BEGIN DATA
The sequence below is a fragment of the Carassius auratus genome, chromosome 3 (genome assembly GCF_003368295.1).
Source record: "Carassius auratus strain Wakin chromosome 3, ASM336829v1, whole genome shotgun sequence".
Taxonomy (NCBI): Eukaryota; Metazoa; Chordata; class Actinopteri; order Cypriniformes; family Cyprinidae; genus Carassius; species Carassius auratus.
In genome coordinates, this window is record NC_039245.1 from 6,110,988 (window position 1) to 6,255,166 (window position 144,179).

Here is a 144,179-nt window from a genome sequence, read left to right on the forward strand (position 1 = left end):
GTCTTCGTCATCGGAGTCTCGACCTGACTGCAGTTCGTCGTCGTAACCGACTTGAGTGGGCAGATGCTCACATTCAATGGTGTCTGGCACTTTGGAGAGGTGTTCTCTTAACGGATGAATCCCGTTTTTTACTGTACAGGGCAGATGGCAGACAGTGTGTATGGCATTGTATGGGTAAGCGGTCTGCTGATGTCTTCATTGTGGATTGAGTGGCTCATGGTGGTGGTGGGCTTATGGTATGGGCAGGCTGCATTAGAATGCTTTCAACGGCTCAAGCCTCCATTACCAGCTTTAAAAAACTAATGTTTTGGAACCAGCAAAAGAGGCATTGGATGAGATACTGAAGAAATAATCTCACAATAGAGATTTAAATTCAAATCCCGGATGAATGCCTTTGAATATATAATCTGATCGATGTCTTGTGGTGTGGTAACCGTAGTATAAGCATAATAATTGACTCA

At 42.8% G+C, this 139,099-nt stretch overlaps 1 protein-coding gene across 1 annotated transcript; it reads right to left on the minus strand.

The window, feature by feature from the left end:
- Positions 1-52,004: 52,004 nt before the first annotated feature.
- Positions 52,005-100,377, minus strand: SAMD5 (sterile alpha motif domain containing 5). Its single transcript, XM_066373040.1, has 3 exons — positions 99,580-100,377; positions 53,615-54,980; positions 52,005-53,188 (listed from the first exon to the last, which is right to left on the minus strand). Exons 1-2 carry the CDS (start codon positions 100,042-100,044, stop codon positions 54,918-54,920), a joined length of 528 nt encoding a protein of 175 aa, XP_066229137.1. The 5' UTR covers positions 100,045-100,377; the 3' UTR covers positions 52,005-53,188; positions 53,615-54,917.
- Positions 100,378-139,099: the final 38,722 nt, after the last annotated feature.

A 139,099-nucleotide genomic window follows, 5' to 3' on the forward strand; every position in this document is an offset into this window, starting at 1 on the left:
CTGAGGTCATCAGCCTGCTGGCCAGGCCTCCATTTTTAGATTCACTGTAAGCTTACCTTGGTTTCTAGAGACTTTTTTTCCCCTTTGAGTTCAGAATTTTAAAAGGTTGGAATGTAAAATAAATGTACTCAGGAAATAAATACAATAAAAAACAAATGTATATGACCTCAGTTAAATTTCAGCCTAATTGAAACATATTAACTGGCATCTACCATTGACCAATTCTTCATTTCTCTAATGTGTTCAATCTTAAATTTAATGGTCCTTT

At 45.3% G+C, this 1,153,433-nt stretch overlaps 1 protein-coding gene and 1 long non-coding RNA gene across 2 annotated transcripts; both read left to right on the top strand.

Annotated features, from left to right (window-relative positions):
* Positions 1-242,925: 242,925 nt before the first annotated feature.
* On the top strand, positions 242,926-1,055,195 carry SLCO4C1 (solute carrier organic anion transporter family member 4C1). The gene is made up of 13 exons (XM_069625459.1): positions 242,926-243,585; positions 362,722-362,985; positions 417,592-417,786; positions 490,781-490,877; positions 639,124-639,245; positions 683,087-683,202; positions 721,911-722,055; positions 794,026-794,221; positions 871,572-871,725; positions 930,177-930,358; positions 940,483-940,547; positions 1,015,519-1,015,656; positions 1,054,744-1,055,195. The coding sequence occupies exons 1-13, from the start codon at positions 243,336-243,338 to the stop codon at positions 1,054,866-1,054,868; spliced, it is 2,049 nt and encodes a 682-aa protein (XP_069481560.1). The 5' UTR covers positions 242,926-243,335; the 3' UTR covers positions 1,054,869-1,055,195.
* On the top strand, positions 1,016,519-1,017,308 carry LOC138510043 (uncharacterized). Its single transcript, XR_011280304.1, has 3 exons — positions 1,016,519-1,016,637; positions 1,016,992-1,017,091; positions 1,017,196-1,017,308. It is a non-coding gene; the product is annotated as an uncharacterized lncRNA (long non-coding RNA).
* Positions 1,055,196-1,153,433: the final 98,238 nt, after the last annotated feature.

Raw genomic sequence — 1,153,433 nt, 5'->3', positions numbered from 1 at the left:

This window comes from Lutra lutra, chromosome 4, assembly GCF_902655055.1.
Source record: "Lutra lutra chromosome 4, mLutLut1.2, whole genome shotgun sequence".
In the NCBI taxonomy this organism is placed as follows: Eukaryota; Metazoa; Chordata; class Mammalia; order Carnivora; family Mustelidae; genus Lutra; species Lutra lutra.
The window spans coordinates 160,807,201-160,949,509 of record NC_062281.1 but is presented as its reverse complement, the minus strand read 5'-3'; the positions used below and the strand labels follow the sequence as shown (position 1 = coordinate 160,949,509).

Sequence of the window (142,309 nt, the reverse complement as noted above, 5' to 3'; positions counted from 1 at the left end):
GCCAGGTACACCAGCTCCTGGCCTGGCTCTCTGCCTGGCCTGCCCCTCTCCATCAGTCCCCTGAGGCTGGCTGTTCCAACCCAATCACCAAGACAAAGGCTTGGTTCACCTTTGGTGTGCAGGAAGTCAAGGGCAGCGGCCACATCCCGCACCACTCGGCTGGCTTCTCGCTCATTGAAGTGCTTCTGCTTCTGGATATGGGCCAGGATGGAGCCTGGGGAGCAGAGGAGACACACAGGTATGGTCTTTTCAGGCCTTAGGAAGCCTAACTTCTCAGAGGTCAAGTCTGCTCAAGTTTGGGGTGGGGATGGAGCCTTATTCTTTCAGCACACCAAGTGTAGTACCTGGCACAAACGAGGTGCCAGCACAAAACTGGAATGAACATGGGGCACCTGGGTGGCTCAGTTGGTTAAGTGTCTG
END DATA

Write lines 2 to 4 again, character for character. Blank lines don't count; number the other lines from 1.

Source record: "Carassius auratus strain Wakin chromosome 3, ASM336829v1, whole genome shotgun sequence".
Taxonomy (NCBI): Eukaryota; Metazoa; Chordata; class Actinopteri; order Cypriniformes; family Cyprinidae; genus Carassius; species Carassius auratus.
In genome coordinates, this window is record NC_039245.1 from 6,110,988 (window position 1) to 6,255,166 (window position 144,179).